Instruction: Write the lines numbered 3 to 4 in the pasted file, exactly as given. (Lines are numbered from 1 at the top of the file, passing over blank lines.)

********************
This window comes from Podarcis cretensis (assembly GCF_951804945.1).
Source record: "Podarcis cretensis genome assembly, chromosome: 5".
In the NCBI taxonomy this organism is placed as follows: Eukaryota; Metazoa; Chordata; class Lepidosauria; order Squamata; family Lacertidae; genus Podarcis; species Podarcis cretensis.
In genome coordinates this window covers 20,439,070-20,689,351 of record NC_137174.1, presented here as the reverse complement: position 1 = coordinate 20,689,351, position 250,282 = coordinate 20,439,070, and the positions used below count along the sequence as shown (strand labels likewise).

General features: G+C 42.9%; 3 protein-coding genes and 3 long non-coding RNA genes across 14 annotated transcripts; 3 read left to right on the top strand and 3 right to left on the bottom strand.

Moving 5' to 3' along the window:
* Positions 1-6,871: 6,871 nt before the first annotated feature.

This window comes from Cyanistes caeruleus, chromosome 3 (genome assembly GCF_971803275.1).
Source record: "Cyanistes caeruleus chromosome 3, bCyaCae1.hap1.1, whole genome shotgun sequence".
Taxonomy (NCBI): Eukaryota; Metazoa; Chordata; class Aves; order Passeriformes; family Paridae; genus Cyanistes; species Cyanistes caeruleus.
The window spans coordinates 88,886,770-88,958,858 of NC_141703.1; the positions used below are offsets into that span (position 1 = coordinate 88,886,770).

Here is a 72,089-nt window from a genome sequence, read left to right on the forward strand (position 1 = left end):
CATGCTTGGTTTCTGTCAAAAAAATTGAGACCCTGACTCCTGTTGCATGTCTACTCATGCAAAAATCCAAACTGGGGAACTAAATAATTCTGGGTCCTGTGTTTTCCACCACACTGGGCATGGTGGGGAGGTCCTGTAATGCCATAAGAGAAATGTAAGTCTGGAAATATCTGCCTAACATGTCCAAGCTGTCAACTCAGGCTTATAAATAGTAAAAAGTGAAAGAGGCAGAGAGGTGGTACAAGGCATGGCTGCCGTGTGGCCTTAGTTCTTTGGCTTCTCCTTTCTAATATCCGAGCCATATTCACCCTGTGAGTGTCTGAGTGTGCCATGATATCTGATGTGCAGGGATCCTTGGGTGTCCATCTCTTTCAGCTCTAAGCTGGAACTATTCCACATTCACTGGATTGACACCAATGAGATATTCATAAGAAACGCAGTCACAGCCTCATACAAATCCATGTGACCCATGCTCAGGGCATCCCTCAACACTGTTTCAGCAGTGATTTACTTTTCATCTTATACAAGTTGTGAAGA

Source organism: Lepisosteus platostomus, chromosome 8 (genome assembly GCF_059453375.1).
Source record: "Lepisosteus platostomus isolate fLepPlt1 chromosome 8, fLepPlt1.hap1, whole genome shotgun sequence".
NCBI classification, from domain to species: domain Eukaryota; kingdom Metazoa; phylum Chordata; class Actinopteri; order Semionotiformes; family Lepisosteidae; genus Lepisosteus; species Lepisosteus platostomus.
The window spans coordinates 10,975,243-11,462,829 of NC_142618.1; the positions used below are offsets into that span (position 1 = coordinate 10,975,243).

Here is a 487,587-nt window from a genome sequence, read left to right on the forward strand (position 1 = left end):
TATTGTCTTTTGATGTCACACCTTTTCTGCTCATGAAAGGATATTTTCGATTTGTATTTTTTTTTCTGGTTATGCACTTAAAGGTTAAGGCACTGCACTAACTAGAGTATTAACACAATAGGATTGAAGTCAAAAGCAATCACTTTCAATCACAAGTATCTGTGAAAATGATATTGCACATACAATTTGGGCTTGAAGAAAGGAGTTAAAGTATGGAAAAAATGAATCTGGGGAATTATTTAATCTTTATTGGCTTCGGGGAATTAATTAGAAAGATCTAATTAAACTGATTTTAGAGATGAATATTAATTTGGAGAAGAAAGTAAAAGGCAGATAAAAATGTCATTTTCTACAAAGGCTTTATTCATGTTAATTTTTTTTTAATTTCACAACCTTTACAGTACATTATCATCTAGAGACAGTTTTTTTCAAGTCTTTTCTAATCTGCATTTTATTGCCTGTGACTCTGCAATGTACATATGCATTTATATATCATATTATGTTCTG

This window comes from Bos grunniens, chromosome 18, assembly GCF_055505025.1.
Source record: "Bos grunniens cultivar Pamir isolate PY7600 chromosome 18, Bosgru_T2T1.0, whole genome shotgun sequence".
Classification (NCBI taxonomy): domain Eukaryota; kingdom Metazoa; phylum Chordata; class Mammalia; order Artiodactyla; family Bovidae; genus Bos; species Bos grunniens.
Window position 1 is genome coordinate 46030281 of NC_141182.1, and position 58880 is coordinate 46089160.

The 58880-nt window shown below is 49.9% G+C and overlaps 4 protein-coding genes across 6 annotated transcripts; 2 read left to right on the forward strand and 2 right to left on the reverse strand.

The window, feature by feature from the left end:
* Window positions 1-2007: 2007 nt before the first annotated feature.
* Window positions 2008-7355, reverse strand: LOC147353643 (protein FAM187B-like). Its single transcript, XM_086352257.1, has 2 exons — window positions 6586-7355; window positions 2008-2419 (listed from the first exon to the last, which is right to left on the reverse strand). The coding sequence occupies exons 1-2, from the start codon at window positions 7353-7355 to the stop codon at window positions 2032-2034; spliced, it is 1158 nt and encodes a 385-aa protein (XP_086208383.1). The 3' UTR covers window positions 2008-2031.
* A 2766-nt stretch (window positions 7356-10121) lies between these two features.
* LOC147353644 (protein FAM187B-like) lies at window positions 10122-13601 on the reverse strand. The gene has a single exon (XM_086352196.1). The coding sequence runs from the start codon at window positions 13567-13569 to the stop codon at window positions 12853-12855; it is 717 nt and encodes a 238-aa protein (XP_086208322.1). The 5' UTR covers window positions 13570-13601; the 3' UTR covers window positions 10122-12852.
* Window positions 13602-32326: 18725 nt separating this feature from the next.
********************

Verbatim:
In the NCBI taxonomy this organism is placed as follows: Eukaryota; Metazoa; Chordata; class Lepidosauria; order Squamata; family Lacertidae; genus Podarcis; species Podarcis cretensis.
In genome coordinates this window covers 20,439,070-20,689,351 of record NC_137174.1, presented here as the reverse complement: position 1 = coordinate 20,689,351, position 250,282 = coordinate 20,439,070, and the positions used below count along the sequence as shown (strand labels likewise).